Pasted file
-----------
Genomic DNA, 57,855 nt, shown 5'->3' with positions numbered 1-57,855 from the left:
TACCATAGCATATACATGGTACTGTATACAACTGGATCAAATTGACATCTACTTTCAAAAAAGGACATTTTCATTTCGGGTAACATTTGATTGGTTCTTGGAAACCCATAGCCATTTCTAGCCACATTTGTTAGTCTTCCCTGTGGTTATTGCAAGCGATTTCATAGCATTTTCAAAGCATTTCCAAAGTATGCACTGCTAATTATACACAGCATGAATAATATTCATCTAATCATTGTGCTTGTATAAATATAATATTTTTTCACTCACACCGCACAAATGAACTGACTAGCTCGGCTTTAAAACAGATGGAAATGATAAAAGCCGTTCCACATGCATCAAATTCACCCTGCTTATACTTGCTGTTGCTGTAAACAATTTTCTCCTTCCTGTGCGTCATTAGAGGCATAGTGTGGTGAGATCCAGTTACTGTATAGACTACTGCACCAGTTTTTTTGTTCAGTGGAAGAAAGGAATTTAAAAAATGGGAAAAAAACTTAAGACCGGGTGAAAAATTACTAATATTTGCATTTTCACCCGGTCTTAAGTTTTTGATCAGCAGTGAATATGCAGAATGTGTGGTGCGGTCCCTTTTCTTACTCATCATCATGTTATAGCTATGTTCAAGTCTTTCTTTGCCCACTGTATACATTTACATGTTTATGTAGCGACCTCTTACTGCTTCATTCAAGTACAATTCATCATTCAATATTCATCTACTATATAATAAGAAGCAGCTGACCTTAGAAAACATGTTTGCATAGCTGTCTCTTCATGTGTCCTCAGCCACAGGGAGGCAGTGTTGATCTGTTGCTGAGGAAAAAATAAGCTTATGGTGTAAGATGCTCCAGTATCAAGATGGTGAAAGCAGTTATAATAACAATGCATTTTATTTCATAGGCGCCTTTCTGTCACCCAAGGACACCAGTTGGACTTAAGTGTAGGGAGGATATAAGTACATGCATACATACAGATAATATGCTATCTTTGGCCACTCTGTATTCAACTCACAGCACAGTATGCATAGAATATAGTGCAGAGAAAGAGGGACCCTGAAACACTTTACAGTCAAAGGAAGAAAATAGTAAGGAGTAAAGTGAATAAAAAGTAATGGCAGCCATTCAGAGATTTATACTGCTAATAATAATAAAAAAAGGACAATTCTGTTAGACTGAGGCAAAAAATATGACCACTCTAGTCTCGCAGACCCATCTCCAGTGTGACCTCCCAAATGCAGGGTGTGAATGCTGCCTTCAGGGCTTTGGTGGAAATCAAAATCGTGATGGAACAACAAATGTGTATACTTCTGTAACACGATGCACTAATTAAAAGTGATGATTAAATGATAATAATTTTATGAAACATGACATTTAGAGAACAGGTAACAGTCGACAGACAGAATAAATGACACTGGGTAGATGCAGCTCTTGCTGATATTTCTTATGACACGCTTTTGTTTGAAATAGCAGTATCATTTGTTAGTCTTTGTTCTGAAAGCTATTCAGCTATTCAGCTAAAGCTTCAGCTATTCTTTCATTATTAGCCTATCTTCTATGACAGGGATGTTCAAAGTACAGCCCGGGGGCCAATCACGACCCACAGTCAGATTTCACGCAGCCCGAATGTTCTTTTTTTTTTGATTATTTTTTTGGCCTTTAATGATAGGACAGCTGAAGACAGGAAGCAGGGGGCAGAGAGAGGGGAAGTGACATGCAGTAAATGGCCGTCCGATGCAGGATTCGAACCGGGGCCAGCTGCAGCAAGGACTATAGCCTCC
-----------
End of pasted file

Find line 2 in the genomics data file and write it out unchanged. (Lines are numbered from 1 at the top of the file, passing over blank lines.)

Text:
TACCATAGCATATACATGGTACTGTATACAACTGGATCAAATTGACATCTACTTTCAAAAAAGGACATTTTCATTTCGGGTAACATTTGATTGGTTCTTGGAAACCCATAGCCATTTCTAGCCACATTTGTTAGTCTTCCCTGTGGTTATTGCAAGCGATTTCATAGCATTTTCAAAGCATTTCCAAAGTATGCACTGCTAATTATACACAGCATGAATAATATTCATCTAATCATTGTGCTTGTATAAATATAATATTTTTTCACTCACACCGCACAAATGAACTGACTAGCTCGGCTTTAAAACAGATGGAAATGATAAAAGCCGTTCCACATGCATCAAATTCACCCTGCTTATACTTGCTGTTGCTGTAAACAATTTTCTCCTTCCTGTGCGTCATTAGAGGCATAGTGTGGTGAGATCCAGTTACTGTATAGACTACTGCACCAGTTTTTTTGTTCAGTGGAAGAAAGGAATTTAAAAAATGGGAAAAAAACTTAAGACCGGGTGAAAAATTACTAATATTTGCATTTTCACCCGGTCTTAAGTTTTTGATCAGCAGTGAATATGCAGAATGTGTGGTGCGGTCCCTTTTCTTACTCATCATCATGTTATAGCTATGTTCAAGTCTTTCTTTGCCCACTGTATACATTTACATGTTTATGTAGCGACCTCTTACTGCTTCATTCAAGTACAATTCATCATTCAATATTCATCTACTATATAATAAGAAGCAGCTGACCTTAGAAAACATGTTTGCATAGCTGTCTCTTCATGTGTCCTCAGCCACAGGGAGGCAGTGTTGATCTGTTGCTGAGGAAAAAATAAGCTTATGGTGTAAGATGCTCCAGTATCAAGATGGTGAAAGCAGTTATAATAACAATGCATTTTATTTCATAGGCGCCTTTCTGTCACCCAAGGACACCAGTTGGACTTAAGTGTAGGGAGGATATAAGTACATGCATACATACAGATAATATGCTATCTTTGGCCACTCTGTATTCAACTCACAGCACAGTATGCATAGAATATAGTGCAGAGAAAGAGGGACCCTGAAACACTTTACAGTCAAAGGAAGAAAATAGTAAGGAGTAAAGTGAATAAAAAGTAATGGCAGCCATTCAGAGATTTATACTGCTAATAATAATAAAAAAAGGACAATTCTGTTAGACTGAGGCAAAAAATATGACCACTCTAGTCTCGCAGACCCATCTCCAGTGTGACCTCCCAAATGCAGGGTGTGAATGCTGCCTTCAGGGCTTTGGTGGAAATCAAAATCGTGATGGAACAACAAATGTGTATACTTCTGTAACACGATGCACTAATTAAAAGTGATGATTAAATGATAATAATTTTATGAAACATGACATTTAGAGAACAGGTAACAGTCGACAGACAGAATAAATGACACTGGGTAGATGCAGCTCTTGCTGATATTTCTTATGACACGCTTTTGTTTGAAATAGCAGTATCATTTGTTAGTCTTTGTTCTGAAAGCTATTCAGCTATTCAGCTAAAGCTTCAGCTATTCTTTCATTATTAGCCTATCTTCTATGACAGGGATGTTCAAAGTACAGCCCGGGGGCCAATCACGACCCACAGTCAGATTTCACGCAGCCCGAATGTTCTTTTTTTTTTGATTATTTTTTTGGCCTTTAATGATAGGACAGCTGAAGACAGGAAGCAGGGGGCAGAGAGAGGGGAAGTGACATGCAGTAAATGGCCGTCCGATGCAGGATTCGAACCGGGGCCAGCTGCAGCAAGGACTATAGCCTCC